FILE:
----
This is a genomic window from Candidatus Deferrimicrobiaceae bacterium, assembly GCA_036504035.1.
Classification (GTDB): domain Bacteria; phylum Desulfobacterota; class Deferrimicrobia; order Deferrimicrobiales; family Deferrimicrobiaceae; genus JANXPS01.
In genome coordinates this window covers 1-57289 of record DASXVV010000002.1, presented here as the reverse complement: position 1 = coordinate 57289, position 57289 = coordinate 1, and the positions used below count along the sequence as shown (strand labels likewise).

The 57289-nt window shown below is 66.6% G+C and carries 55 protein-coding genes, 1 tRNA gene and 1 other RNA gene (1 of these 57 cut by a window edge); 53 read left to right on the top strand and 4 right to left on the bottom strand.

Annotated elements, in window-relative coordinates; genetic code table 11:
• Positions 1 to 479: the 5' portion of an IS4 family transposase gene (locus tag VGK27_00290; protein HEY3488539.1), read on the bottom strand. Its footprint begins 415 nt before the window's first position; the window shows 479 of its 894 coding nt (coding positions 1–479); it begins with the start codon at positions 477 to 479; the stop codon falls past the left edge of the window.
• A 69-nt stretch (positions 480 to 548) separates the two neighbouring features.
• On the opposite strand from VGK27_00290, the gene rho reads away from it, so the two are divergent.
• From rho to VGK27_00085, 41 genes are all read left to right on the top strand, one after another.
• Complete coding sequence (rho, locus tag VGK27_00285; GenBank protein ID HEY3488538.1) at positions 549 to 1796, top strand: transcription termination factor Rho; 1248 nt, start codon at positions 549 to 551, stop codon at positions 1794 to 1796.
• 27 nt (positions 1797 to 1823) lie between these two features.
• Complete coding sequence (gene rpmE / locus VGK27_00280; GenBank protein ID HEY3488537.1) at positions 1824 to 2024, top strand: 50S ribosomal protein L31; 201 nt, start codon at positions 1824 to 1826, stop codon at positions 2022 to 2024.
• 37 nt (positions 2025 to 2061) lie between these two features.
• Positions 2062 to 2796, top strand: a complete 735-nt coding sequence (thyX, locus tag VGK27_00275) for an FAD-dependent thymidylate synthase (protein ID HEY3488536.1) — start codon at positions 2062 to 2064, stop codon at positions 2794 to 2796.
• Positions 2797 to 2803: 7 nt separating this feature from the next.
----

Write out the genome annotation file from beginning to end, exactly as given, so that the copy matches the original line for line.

This is a genomic window from Candidatus Deferrimicrobiaceae bacterium, assembly GCA_036504035.1.
Classification (GTDB): domain Bacteria; phylum Desulfobacterota; class Deferrimicrobia; order Deferrimicrobiales; family Deferrimicrobiaceae; genus JANXPS01.
In genome coordinates this window covers 1-57289 of record DASXVV010000002.1, presented here as the reverse complement: position 1 = coordinate 57289, position 57289 = coordinate 1, and the positions used below count along the sequence as shown (strand labels likewise).

The 57289-nt window shown below is 66.6% G+C and carries 55 protein-coding genes, 1 tRNA gene and 1 other RNA gene (1 of these 57 cut by a window edge); 53 read left to right on the top strand and 4 right to left on the bottom strand.

Annotated elements, in window-relative coordinates; genetic code table 11:
• Positions 1 to 479: the 5' portion of an IS4 family transposase gene (locus tag VGK27_00290; protein HEY3488539.1), read on the bottom strand. Its footprint begins 415 nt before the window's first position; the window shows 479 of its 894 coding nt (coding positions 1–479); it begins with the start codon at positions 477 to 479; the stop codon falls past the left edge of the window.
• A 69-nt stretch (positions 480 to 548) separates the two neighbouring features.
• On the opposite strand from VGK27_00290, the gene rho reads away from it, so the two are divergent.
• From rho to VGK27_00085, 41 genes are all read left to right on the top strand, one after another.
• Complete coding sequence (rho, locus tag VGK27_00285; GenBank protein ID HEY3488538.1) at positions 549 to 1796, top strand: transcription termination factor Rho; 1248 nt, start codon at positions 549 to 551, stop codon at positions 1794 to 1796.
• 27 nt (positions 1797 to 1823) lie between these two features.
• Complete coding sequence (gene rpmE / locus VGK27_00280; GenBank protein ID HEY3488537.1) at positions 1824 to 2024, top strand: 50S ribosomal protein L31; 201 nt, start codon at positions 1824 to 1826, stop codon at positions 2022 to 2024.
• 37 nt (positions 2025 to 2061) lie between these two features.
• Positions 2062 to 2796, top strand: a complete 735-nt coding sequence (thyX, locus tag VGK27_00275) for an FAD-dependent thymidylate synthase (protein ID HEY3488536.1) — start codon at positions 2062 to 2064, stop codon at positions 2794 to 2796.
• Positions 2797 to 2803: 7 nt separating this feature from the next.